Jn 7:38 Translations of the word κοιλια of this verse include "heart," "within him," "innermost being." Literally, it means "belly." The usage of the word κοιλια "belly" in this verse could be related to the usage of בטן "belly" in Pr 22:18, in which "belly" refers to the place where a person keeps the spiritual food that he receives. As a believer receives the words of the Lord and retains them, the Holy Spirit enables him to speak them. Then, the words that he speaks are like streams of living water to those who hear them. Note that the phrase υδατος ζωντος "water of the living," that is "living water," denotes fresh water when it is not used figuratively. For example, in Ge 26:19, the LXX translates מים חיים with υδατος ζωντος "living water."

The reference that the Lord makes in Jn 7:38 appears to be to the Hebrew text of Pr 20:30-21:1; see the note on Pr 20:30. Note that בטן "belly" and פלגי מים "streams of living water" appear in Pr 20:30-21:1. Though the common interpretation of the Hebrew text of Pr 20:30-21:1 divides the text into a sentence ending with בטן "belly" and a sentence beginning with פלגי מים "streams of living water," a literal interpretation of the text leads to בטן "belly" and פלגי מים "streams of living water" in the same sentence, which results in the following translation: "The stripes of a wound thou shalt cleanse in adversity, and with the wounds of the inward parts of the belly are streams of living water. The heart of the king is in the hand of the LORD; he inclines it wherever he wishes." Pr 20:30-21:1 speaks of spiritual truths that are spoken by the believer as a consequence of adversity. The Lord Jesus, however, mentioned spiritual truths that are spoken because of the indwelling of the Holy Spirit, regardless whether the believer faces adversity or not. Therefore, Jn 7:39 begins with τουτο δε "but this," for the text states, τουτο δε ειπεν περι του πνευματος "but this he said concerning the Spirit."

Jn 8:25 "Therefore, they were saying to him, 'Who art thou?' And Jesus told them the beginning, 'which is also what I say to you.'" Note that Ge 1:1 begins with בראשית "in the beginning." The Greek translation of בראשית is εν αρχη "in the beginning," which has the same word for "beginning" as Jn 8:25. Moreover, εν αρχη "in the beginning" also appears at the beginning of Jn 1:1. Thus, the statement that ειπεν αυτοις ο ιησους την αρχην "Jesus told them the beginning" must refer to the Lord speaking about the beginning of Genesis so as to indicate that he is the one through whom everything was created (Jn 1:3). Indeed, elsewhere he has stated that εγω ειμι το α και το ω η αρχη και το τελος "I AM the Alpha and the Omega, the beginning and the end" (Rev 21:6). Considering ειπεν αυτοις ο ιησους την αρχην ο τι και λαλω υμιν "Jesus told them the beginning, 'which is also what I say to you,'" the text inserts directly the quotation "which is also what I say to you," without any introductory words. Such changes from indirect to direct discourse are not unusual as they can be found also in other passages (Lk 5:14, 7:40-41, Ac 1:4, 17:3); see also the paragraph 10.XII.f.4 in Robertson's Grammar.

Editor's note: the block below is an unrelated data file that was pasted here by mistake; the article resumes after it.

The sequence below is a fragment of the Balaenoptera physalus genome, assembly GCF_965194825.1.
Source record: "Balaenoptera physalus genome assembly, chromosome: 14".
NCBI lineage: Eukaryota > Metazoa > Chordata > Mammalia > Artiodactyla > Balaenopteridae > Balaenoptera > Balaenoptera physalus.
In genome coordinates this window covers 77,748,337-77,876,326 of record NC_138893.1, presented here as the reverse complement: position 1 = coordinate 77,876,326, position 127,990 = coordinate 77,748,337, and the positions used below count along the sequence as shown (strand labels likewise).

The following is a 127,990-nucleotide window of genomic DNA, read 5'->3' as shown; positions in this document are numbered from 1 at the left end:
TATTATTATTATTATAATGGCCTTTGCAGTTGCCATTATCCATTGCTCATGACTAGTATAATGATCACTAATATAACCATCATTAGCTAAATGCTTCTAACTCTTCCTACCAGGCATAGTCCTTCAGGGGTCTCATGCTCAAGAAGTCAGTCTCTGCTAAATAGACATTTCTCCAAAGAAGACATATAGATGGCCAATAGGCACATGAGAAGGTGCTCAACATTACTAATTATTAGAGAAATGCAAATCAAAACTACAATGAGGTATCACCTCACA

Jn 8:44 "Ye are of the father of the slanderer and ye wish to do the desires of your father. Your father was a murderer from the beginning and has not stood in the truth because there is no truth in him. When he speaks the lie, he speaks of his own, because he is a liar and the father of the liar." Though these opponents of Jesus were descendants of Abraham (Jn 8:37), their actions were not like those of their forefather, and in this sense they were not his children (Jn 8:39). They were not children of God either because their actions were so contrary to his will (Jn 8:42). They were slandering, lying, and bringing false accusations; they also intended to murder Jesus. So their actions were like that of the devil, and in this sense he was their father. Though the Lord never named the devil in this passage, he implied clearly that they were children of the devil in the sense that they sought to do things that pleased the evil one.

Note that the phrase πατρος του διαβολου cannot be translated "father of the devil" but means "father of the slanderer." Another passage in which the word διαβολος is used with the meaning "slanderer" is 2Ti 3:3. Now the antecedent of the pronoun in ο πατηρ αυτου "its father" is το ψευδος "the lie." Indeed, the fact that the enemy is the father of lies explains why what he speaks, when he lies, is his own. Moreover, the fact that he is a liar and the father of lies also implies that he is not just the father of the slanderer, but also the father of the liar.